A tidal wave of bananas, magnets and other miracles

This is just too hilarious to ignore. Bill O’Reilly, an American TV talk show host on the Fox News Channel, has recently offered an argument for the existence of God:

I’ll tell you why [religion]’s not a scam, in my opinion. Tide goes in, tide goes out. Never a miscommunication. You can’t explain that. You can’t explain why the tide goes in.

Well, there you have it. Shapely bananas, f*cking magnets and inexplicable tidal waves. Ours is a world full of miracles indeed.

Superheroes aren’t what they used to be

According to The Connexion:

A MAN dressed as Superman has died after falling from a fourth-floor balcony in Paris …

Meanwhile, France’s ‘Spider-man’ Alain Robert has been arrested in Sydney after climbing the 151m Lumiere Building.

And according to the National Post, earlier this year:

Man dressed as Captain America arrested with burrito, joint in his pants

Is that a burrito in your pants or are you just happy to see me? The answer was both for one Florida man who was arrested after asking women at a bar to touch a burrito that was stuffed down the pants of his Captain America costume.

Doctor Raymond Adamcik, a 54-year-old family physician, was dressed as the comic book superhero while he partied with other medical professionals on a costumed pub crawl. At one bar, Adamcik asked women if they wanted to touch a burrito that he had tucked into the waistband of his blue tights. When one woman refused, he groped her …

Out of the superhero lineup, the woman fingered Adamcik…

Now that’s a lineup I’d like to have seen.

You are what you blog

Well, you are, if you believe the Typealyzer, which is some sort of text analyser. They don’t give any details of what it is that they do exactly, and should probably not be taken too seriously. Still, having typed in the URL of my own blog, it concludes the following about me:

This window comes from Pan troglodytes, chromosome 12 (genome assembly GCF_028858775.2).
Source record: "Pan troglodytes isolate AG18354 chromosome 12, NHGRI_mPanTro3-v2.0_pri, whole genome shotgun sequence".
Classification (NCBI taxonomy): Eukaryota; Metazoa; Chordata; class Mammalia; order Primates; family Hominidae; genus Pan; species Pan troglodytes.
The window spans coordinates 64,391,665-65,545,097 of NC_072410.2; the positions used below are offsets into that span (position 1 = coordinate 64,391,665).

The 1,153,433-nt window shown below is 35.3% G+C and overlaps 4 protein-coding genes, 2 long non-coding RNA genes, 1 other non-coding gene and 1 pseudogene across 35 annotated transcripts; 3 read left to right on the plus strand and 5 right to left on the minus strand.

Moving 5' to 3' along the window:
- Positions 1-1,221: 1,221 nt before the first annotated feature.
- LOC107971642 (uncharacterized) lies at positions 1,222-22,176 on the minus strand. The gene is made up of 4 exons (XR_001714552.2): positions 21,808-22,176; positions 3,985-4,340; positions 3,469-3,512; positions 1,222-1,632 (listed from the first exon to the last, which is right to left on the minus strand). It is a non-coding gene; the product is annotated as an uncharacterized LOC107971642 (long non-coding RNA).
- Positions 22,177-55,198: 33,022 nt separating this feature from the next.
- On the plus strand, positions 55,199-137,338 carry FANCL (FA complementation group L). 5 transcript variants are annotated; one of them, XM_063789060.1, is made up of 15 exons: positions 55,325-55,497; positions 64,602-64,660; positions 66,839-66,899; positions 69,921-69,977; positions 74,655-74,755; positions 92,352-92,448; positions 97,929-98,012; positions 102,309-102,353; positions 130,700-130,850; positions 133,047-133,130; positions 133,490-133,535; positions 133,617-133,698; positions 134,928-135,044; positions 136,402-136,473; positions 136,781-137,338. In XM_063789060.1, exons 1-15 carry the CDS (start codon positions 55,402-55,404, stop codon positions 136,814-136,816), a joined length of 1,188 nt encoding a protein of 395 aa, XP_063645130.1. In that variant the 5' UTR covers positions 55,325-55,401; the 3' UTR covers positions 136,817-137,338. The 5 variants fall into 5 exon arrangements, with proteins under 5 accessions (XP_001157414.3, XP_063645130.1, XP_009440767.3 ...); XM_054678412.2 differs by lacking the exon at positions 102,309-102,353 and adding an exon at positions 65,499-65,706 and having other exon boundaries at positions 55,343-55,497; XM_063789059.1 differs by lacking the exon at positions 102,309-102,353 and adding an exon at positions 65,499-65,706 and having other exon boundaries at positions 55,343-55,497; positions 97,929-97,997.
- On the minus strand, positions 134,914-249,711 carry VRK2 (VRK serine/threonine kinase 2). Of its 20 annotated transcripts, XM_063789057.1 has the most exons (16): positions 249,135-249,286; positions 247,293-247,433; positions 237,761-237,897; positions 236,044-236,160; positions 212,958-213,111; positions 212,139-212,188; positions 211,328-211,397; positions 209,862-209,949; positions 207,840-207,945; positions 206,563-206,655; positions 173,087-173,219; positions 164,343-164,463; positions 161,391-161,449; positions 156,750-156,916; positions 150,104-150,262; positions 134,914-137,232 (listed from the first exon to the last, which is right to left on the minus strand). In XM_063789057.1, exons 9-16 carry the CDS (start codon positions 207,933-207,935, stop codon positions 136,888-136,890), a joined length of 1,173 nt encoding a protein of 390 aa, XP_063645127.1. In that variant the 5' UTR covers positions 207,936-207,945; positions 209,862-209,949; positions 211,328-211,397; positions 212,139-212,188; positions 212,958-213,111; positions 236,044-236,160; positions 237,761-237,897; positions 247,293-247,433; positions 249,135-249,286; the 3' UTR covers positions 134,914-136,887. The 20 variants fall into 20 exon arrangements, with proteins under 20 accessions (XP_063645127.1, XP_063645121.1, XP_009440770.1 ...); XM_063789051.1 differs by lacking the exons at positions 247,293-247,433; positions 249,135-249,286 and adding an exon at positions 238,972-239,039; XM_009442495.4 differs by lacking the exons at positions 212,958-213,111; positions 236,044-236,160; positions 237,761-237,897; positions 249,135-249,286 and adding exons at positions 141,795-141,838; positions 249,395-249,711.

The logical and analytical type. They are especialy attuned to difficult creative and intellectual challenges and always look for something more complex to dig into. They are great at finding subtle connections between things and imagine far-reaching implications.

They enjoy working with complex things using a lot of concepts and imaginative models of reality. Since they are not very good at seeing and understanding the needs of other people, they might come across as arrogant, impatient and insensitive to people that need some time to understand what they are talking about.

So while I’m logical, creative and intellectual, I’m also an insensitive, arrogant bastard. That should make some people very happy to hear, I suppose.

IgNobel 2008

This year’s IgNobel prizes have been awarded (last Thursday). Each year, they reward scientists for truly tought-provoking discoveries. For instance, last year J.M. Toro, J.B. Trobalon and N. Sebastian-Galles won a linguistics prize for demonstrating that rats cannot differentiate between a person speaking Japanese backwards and a person speaking Dutch backwards. (You can download their report here.)

My personal all-time favourite, however, is the 2003 physics prize, which went to J. Harvey, J. Culvenor, W. Payne, S. Cowley, M. Lawrance, D. Stuart, and R. Williams, for their work in analysing what it takes to drag sheep over various surfaces. (Their highly technical report can be downloaded from here.)

This year’s winners include:

M. Zampini and C. Spence, who won a nutrition prize for electronically modifying the sound of a potato chip to make it appear crisper and fresher than it really is.

T. Nakagaki, H. Yamada, R. Kobayashi, A. Tero, A. Ishiguro, and A. Toth, who won a cognitive science prize for "discovering that slime molds can solve puzzles".

G. Miller, J. Tybur and B. Jordan, who discovered, after extensive field work one would assume, "that a professional lap dancer’s ovulatory cycle affects her tip earnings".

And the people of Switzerland, apparently, who won this year’s peace prize for "adopting the legal principle that plants have dignity". (I’ll keep that in mind the next time I eat vegetarian.)

Full list of this year’s IgNobel winners is here.

How to play with your food

Are you one of those parents that keep telling their kids not to play with their food? You might want to rethink that.

Over at YouTube, Mr Heita3 would much rather play with his food than eat it. In fact, he does it very well. He builds musical instruments out of vegetables such as broccoli, carots, cucumber, paprika, radish, cabbage, and more, even mushrooms and eggs.

C’mon, you play with your food, too. You know you want to.